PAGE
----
How an author's running in Edinburgh helped his apocalyptic fiction flourish
Adrian J Walker’s apocalyptic novel, The End Of The World Running Club, inspired by his time living and running in Edinburgh is described as a story of hope, long distance running and how we break the limits of our own endurance. Here he answers a few of our questions about what prompted him to write it.
You’ve said that Edinburgh has inspired your work. What are your favourite Edinburgh runs?
There are so many to choose from. Edinburgh is such a fantastic city with so much green space it feels like you’re never far from the countryside. When I lived there, my regular runs took me through The Meadows and around Arthur’s Seat, along the Water of Leith to Balerno and up into the hills.
Those long runs winding through the reservoirs up in the Pentlands were hard to beat, but I think my favourite was The Hermitage of Braid. I miss that smell of earth and foliage.
What are your other favourite cities to run in?
I lived in Aberdeen for a couple of years and there were some brilliant running trails through the nearby forests. I also lived in Houston, Texas. That posed more of a challenge because it’s built predominantly for cars, and I got some funny looks from those monster trucks as I negotiated the roads to George Bush Park. The bayous are great to run along, though, especially in the heat – snakes and alligators definitely make you pick up the pace.
There’s a growing trend for endurance sports. Why do you think this is and what’s the longest run you have ever completed?
Endurance athletes will tell you that their sport is about mental state as much as physical, and I think these pursuits provide a modern form of meditation – a way for us to find true connection outside of the noise of technology we subject ourselves to. The longest I’ve ever run is a marathon, but I’m fascinated by ultras and whether I could complete one.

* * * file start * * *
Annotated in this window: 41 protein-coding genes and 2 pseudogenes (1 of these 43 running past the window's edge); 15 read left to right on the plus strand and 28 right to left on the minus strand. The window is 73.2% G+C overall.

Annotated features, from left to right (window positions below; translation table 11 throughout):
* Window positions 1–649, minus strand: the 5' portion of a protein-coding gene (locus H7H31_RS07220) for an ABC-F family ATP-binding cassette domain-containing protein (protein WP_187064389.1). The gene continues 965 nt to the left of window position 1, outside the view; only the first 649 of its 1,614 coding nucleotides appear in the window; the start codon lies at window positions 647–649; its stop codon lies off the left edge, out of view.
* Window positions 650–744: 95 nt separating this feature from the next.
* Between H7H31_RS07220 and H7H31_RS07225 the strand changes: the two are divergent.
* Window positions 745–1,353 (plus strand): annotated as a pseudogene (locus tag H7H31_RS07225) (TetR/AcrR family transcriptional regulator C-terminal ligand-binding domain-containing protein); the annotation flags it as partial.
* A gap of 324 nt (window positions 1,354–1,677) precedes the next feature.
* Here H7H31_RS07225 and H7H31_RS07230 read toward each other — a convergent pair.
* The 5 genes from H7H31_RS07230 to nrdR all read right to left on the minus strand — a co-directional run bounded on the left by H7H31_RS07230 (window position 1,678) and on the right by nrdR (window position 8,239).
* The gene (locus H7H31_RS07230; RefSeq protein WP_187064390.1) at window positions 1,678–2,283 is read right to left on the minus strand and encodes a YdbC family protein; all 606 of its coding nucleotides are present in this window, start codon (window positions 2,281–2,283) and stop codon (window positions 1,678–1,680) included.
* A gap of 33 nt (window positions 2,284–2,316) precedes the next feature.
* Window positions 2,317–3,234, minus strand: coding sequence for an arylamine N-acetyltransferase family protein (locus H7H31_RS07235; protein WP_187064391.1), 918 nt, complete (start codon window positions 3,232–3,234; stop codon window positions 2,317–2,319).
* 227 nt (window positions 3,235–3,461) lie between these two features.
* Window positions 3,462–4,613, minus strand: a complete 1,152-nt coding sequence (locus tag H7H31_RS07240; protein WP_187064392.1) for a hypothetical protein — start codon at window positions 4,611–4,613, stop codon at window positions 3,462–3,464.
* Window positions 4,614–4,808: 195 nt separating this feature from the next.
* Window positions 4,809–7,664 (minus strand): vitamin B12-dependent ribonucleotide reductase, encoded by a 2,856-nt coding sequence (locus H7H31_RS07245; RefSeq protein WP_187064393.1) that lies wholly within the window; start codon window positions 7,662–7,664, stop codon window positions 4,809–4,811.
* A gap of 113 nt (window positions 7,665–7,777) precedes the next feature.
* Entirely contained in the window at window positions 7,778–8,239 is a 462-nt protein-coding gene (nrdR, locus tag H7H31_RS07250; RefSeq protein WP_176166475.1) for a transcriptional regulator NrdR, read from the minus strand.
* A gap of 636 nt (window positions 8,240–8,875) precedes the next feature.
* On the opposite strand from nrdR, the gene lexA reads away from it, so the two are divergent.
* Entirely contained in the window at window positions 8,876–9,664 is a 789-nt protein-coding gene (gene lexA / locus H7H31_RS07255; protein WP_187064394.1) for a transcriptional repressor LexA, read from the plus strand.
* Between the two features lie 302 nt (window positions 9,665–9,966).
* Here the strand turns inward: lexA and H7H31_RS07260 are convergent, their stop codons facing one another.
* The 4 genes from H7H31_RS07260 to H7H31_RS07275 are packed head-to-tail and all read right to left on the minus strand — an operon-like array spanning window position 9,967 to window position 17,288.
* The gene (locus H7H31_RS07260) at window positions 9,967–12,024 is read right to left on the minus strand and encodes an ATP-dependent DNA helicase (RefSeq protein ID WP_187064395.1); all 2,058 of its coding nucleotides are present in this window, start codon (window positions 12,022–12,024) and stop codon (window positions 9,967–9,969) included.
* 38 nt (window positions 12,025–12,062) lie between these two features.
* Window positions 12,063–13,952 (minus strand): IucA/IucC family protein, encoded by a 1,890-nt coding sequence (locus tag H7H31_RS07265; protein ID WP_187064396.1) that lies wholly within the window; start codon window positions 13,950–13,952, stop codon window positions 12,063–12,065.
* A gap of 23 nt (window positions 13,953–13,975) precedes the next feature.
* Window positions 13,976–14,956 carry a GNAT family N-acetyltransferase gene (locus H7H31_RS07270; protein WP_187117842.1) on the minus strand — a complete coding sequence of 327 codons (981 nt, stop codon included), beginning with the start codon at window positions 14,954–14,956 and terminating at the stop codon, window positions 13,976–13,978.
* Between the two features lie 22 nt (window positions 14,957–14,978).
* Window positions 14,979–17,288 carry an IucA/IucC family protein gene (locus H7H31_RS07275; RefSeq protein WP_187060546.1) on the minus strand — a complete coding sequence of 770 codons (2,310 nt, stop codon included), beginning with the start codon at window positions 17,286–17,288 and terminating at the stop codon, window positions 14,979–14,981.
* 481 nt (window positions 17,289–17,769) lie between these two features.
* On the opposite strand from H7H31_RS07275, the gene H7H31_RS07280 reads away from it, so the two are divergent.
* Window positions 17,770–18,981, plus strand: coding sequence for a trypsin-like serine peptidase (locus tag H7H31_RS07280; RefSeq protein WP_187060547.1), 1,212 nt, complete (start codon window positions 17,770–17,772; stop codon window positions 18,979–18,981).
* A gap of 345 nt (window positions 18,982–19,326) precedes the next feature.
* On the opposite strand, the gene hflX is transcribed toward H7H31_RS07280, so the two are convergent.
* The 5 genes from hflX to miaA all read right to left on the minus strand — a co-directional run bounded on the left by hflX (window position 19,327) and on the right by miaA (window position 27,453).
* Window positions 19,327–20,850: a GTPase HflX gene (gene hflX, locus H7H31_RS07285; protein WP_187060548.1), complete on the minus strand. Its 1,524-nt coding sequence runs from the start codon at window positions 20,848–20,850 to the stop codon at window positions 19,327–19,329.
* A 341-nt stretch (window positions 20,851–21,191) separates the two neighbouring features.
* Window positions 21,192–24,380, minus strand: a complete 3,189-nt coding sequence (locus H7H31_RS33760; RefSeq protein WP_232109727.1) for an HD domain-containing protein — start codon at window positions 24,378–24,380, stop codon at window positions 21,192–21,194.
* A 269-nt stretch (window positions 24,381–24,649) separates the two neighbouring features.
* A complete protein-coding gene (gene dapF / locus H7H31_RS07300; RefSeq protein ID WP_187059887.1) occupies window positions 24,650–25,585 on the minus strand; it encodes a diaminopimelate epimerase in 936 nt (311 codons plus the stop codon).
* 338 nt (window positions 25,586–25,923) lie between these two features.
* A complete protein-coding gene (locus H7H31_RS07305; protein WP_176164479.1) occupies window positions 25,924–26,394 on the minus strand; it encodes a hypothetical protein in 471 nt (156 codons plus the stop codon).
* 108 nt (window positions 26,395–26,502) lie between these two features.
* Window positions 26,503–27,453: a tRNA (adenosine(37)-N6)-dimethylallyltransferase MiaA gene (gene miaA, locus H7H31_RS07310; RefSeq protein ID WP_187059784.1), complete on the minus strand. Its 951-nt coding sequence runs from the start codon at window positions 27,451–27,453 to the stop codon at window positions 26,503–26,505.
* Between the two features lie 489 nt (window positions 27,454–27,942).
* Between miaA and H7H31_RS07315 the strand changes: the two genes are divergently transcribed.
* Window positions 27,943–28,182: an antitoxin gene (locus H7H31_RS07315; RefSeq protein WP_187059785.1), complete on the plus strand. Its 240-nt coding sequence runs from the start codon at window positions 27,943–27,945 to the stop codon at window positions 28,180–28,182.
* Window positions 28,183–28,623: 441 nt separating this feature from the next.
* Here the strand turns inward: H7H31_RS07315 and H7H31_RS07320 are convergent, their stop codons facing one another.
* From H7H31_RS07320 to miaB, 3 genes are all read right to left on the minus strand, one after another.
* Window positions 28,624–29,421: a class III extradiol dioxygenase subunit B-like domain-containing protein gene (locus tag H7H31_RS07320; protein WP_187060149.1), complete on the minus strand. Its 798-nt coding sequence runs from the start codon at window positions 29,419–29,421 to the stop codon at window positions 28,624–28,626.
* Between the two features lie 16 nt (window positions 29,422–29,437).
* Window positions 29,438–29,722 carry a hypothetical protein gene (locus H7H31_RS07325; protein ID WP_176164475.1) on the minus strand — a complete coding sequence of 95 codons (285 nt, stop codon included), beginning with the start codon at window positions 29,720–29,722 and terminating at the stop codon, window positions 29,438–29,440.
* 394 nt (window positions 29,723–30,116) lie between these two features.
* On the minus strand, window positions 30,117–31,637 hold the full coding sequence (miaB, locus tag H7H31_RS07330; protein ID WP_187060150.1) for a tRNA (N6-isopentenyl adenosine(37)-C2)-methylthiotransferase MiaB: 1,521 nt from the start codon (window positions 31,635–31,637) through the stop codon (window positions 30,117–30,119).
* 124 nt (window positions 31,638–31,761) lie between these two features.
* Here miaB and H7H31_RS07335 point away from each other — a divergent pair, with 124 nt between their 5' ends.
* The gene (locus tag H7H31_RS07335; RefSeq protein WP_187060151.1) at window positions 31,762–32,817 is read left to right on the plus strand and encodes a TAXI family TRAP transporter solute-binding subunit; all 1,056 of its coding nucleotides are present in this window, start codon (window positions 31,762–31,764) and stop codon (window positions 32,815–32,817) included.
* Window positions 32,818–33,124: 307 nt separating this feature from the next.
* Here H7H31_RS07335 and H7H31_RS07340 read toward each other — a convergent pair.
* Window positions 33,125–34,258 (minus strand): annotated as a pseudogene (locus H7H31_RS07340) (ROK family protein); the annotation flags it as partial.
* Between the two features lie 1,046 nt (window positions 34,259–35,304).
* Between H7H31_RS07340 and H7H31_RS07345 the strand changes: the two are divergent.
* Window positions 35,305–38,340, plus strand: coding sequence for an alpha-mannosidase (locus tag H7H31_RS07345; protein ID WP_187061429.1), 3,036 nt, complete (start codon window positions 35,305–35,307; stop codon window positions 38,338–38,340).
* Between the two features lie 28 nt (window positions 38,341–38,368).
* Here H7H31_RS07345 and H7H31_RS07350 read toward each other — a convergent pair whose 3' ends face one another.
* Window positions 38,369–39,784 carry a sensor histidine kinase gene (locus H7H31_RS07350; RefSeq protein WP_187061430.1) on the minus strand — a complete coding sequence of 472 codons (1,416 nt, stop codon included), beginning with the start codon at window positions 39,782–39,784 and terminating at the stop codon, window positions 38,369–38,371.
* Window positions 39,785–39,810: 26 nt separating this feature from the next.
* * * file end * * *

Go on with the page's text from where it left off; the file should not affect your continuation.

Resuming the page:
Do running and writing go together?
Absolutely. I do my best work when I’m not thinking. My protagonist Ed’s character actually came from a period during which I was tired, unfit and every run was a chore. He was initially going to be a capable, positive runner, but I realised that’s not what a runner’s journey is about. Whether you’re facing your first 5K or (like Ed) your first 550 miles, it’s a journey of pain and you have to change, mentally, in order to travel it.
What’s next for you? And now you live in London, how does the running compare with the running in Edinburgh?
Lots more writing. I have no plans for a sequel to The End Of The World Running Club (although I wouldn’t rule one out) but I’m already talking with Del Rey about the next book, which I’m very excited about. I still plan to self-publish too. One of my other novels – Colours – is the first in a trilogy, and I hope to complete the second and third book over the next year or two.
There are plenty of green spaces in London, but I miss the Edinburgh hills. The biggest difference, however, is that I run with a partner now – my dog, who tries to keep things interesting with the occasional squirrel chase.
• The End of the World Running Club by Adrian J Walker is published in paperback by Del Rey at £7.99 and is out now